CDC Reports More U.S. Teens Are Getting Vaccinated
The Centers for Disease Control and Prevention (CDC) has released the 2009 National Immunization Survey-Teen (NIS-Teen). The report reveals more U.S. teens are getting the recommended vaccinations.
The CDC has conducted the NIS-Teen since 2006. It is a random telephone survey of parents or care-givers, followed by verification of records with health care providers. The NIS-Teen estimates the proportion of teens aged 13 through 17 years who have received the three recommended pre-teen vaccines: Tdap, the tetanus-diphtheria-acellular pertussis (whooping cough) booster; the meningococcal conjugate vaccine (against meningitis). Also, surveyed was the number of girls who have received the human papillomavirus (HPV) vaccine which fights cervical cancer.
National Immunization Survey-Teen Highlights
The survey involving more than 20,000 teens aged 13-17 found that in 2009 56% of teens received one dose of the tetanus-diphtheria-acellular pertussis vaccine (Tdap). This is up 15 points from the previous year.
Almost as many teens (54%) received one dose of meningococcal conjugate vaccine, an increase of 12 points from 2008.
The percentage of girls who received at least one dose of human papillomavirus (HPV) vaccine, increased 7 points to about 44%, but only 27% received the recommended three doses of HPV vaccine.
While no differences was noted in girls receiving one dose of HPV between racial/ethnic groups, a higher percentage of coverage was noted among teens living in poverty compared with those living at or above the poverty level.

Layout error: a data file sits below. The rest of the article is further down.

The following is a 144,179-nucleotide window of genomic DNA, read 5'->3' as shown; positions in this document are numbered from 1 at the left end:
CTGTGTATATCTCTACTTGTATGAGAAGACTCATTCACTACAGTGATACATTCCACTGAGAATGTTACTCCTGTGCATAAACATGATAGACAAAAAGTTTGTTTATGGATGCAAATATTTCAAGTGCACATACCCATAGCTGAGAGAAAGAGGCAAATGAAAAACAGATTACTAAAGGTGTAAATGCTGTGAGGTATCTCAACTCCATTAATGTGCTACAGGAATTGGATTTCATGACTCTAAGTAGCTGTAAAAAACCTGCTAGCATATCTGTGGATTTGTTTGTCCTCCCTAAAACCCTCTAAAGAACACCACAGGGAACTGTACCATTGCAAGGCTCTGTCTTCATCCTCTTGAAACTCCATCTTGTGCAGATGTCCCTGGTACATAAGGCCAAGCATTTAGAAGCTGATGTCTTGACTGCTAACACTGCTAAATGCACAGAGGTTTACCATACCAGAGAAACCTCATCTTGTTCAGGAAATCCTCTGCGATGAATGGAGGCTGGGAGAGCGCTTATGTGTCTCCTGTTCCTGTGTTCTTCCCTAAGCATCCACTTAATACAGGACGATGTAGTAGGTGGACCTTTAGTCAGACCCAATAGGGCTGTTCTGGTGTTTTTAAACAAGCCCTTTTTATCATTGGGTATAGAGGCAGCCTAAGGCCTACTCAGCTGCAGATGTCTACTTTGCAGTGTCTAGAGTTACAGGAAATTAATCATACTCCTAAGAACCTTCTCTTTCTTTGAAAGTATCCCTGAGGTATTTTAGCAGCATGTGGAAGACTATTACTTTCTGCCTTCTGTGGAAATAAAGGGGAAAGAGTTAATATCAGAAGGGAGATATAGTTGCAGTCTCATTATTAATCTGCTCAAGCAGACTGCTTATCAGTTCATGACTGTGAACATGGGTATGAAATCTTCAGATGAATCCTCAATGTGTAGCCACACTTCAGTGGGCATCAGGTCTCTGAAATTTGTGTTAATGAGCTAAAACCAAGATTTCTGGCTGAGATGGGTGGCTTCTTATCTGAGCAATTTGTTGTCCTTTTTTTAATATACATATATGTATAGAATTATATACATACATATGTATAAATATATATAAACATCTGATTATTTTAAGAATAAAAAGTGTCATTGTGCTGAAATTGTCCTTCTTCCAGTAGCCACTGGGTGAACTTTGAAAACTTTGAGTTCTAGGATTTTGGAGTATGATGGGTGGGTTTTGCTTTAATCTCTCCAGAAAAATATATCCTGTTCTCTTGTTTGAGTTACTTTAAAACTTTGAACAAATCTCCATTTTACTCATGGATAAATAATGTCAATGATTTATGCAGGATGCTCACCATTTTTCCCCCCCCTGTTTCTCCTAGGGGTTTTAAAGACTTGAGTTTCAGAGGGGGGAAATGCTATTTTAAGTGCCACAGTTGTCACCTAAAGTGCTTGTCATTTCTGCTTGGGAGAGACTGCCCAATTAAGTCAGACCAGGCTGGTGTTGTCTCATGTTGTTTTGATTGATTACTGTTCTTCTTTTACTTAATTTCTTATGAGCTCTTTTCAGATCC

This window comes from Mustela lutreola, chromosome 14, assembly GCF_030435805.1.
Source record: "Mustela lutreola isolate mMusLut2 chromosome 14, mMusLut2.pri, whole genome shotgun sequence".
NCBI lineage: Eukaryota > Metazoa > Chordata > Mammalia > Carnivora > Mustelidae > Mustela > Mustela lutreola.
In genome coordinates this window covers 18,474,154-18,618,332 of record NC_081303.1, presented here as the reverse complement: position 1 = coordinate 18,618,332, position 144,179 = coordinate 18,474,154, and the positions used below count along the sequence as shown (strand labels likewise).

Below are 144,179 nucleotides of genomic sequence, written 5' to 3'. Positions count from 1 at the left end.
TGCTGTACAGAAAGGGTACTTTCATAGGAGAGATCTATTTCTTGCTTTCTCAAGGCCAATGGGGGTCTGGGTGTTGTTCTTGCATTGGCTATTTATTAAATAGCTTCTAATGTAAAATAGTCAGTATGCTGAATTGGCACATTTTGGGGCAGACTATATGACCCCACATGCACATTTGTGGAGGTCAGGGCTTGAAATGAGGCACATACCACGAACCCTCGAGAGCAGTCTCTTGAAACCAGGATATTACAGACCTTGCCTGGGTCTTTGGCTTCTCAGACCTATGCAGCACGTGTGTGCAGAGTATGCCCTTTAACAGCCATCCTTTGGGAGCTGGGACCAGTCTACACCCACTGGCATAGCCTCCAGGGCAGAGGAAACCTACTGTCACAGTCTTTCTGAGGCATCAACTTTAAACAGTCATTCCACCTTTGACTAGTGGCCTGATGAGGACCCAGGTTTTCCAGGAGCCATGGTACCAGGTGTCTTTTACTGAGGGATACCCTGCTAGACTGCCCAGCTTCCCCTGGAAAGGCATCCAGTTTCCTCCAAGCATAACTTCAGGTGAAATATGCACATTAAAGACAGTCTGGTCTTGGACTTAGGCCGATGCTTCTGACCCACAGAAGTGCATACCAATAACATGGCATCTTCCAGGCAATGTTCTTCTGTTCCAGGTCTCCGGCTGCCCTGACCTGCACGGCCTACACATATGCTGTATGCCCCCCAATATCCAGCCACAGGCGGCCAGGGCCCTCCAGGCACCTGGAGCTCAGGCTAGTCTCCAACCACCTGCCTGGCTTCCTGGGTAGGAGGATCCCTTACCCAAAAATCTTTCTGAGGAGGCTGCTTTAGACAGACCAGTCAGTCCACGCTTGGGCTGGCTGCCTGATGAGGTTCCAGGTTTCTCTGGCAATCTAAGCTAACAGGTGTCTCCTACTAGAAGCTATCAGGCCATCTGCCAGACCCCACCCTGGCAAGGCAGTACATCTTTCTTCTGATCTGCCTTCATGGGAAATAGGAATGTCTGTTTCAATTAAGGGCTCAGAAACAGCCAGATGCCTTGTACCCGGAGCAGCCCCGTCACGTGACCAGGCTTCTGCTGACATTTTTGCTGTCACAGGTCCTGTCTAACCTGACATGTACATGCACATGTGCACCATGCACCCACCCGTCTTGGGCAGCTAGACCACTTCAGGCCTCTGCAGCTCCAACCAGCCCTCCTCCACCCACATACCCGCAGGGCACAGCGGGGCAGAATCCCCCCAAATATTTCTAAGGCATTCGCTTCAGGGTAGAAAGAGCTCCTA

There was a difference noted between racial/ethnic groups among girls who received all three doses of HPV vaccine. Fewer blacks and Hispanics compared to whites were noted to receive all three doses.
Anne Schuchat, M.D., director of CDC's National Center for Immunization and Respiratory Diseases, noted "There is clear room for improvement in our system's ability to reach this age group."
"Pertussis outbreaks in several states and an increase in pertussis-related infant deaths in California highlight how important it is for pre-teens to receive the Tdap booster," said Dr. Schuchat. "It is important for teens and adults to get a one-time dose of Tdap to protect themselves and those around them from whooping cough. Young infants are most vulnerable to serious complications from pertussis and can be infected by older siblings, parents or other caretakers."
Although poverty was not a barrier to receiving any of the three adolescent vaccines, financial challenges could prevent some teens from getting vaccinated. Families who need help paying for vaccines should ask their health care provider about the Vaccines for Children program, which provides free vaccines to uninsured children and many others with financial barriers. For help in finding a local health care provider who participates in the program, parents can call 800-CDC-INFO begin_of_the_skype_highlighting 800-CDC-INFO end_of_the_skype_highlighting or go to www.cdc.gov/vaccines.